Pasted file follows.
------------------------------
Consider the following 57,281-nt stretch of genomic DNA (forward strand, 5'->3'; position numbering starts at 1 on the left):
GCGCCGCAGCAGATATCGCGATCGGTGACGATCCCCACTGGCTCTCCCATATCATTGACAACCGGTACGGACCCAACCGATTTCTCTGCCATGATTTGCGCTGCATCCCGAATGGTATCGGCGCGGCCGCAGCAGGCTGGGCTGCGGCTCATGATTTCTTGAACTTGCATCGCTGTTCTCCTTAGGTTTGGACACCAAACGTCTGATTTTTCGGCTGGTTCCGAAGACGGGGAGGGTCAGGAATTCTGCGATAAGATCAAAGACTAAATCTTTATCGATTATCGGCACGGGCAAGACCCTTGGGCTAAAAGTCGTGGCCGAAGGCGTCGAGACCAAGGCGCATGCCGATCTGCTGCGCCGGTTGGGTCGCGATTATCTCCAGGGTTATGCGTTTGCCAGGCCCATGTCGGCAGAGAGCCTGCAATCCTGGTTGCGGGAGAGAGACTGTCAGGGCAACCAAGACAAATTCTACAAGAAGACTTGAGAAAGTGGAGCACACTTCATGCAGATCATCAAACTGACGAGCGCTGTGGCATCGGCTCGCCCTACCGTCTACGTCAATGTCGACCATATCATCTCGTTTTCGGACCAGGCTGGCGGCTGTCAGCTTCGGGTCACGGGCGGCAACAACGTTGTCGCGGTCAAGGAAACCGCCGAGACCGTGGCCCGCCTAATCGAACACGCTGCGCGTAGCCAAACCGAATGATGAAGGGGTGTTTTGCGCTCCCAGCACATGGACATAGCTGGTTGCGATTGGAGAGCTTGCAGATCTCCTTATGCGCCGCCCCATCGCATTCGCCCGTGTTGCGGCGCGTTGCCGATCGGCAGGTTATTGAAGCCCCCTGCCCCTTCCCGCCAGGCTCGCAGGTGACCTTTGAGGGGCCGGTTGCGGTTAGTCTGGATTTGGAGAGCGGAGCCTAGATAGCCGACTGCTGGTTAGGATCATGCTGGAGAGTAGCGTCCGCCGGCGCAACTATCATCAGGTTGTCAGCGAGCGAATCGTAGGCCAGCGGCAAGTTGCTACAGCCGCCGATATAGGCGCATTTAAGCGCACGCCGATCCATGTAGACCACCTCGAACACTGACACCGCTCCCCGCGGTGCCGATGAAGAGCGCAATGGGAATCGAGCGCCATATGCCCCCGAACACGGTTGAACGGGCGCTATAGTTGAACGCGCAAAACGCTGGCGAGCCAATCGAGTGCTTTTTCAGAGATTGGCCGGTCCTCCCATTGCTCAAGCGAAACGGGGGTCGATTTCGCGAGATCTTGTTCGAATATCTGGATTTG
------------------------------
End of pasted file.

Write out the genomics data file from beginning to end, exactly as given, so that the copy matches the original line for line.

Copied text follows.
Consider the following 57,281-nt stretch of genomic DNA (forward strand, 5'->3'; position numbering starts at 1 on the left):
GCGCCGCAGCAGATATCGCGATCGGTGACGATCCCCACTGGCTCTCCCATATCATTGACAACCGGTACGGACCCAACCGATTTCTCTGCCATGATTTGCGCTGCATCCCGAATGGTATCGGCGCGGCCGCAGCAGGCTGGGCTGCGGCTCATGATTTCTTGAACTTGCATCGCTGTTCTCCTTAGGTTTGGACACCAAACGTCTGATTTTTCGGCTGGTTCCGAAGACGGGGAGGGTCAGGAATTCTGCGATAAGATCAAAGACTAAATCTTTATCGATTATCGGCACGGGCAAGACCCTTGGGCTAAAAGTCGTGGCCGAAGGCGTCGAGACCAAGGCGCATGCCGATCTGCTGCGCCGGTTGGGTCGCGATTATCTCCAGGGTTATGCGTTTGCCAGGCCCATGTCGGCAGAGAGCCTGCAATCCTGGTTGCGGGAGAGAGACTGTCAGGGCAACCAAGACAAATTCTACAAGAAGACTTGAGAAAGTGGAGCACACTTCATGCAGATCATCAAACTGACGAGCGCTGTGGCATCGGCTCGCCCTACCGTCTACGTCAATGTCGACCATATCATCTCGTTTTCGGACCAGGCTGGCGGCTGTCAGCTTCGGGTCACGGGCGGCAACAACGTTGTCGCGGTCAAGGAAACCGCCGAGACCGTGGCCCGCCTAATCGAACACGCTGCGCGTAGCCAAACCGAATGATGAAGGGGTGTTTTGCGCTCCCAGCACATGGACATAGCTGGTTGCGATTGGAGAGCTTGCAGATCTCCTTATGCGCCGCCCCATCGCATTCGCCCGTGTTGCGGCGCGTTGCCGATCGGCAGGTTATTGAAGCCCCCTGCCCCTTCCCGCCAGGCTCGCAGGTGACCTTTGAGGGGCCGGTTGCGGTTAGTCTGGATTTGGAGAGCGGAGCCTAGATAGCCGACTGCTGGTTAGGATCATGCTGGAGAGTAGCGTCCGCCGGCGCAACTATCATCAGGTTGTCAGCGAGCGAATCGTAGGCCAGCGGCAAGTTGCTACAGCCGCCGATATAGGCGCATTTAAGCGCACGCCGATCCATGTAGACCACCTCGAACACTGACACCGCTCCCCGCGGTGCCGATGAAGAGCGCAATGGGAATCGAGCGCCATATGCCCCCGAACACGGTTGAACGGGCGCTATAGTTGAACGCGCAAAACGCTGGCGAGCCAATCGAGTGCTTTTTCAGAGATTGGCCGGTCCTCCCATTGCTCAAGCGAAACGGGGGTCGATTTCGCGAGATCTTGTTCGAATATCTGGATTTG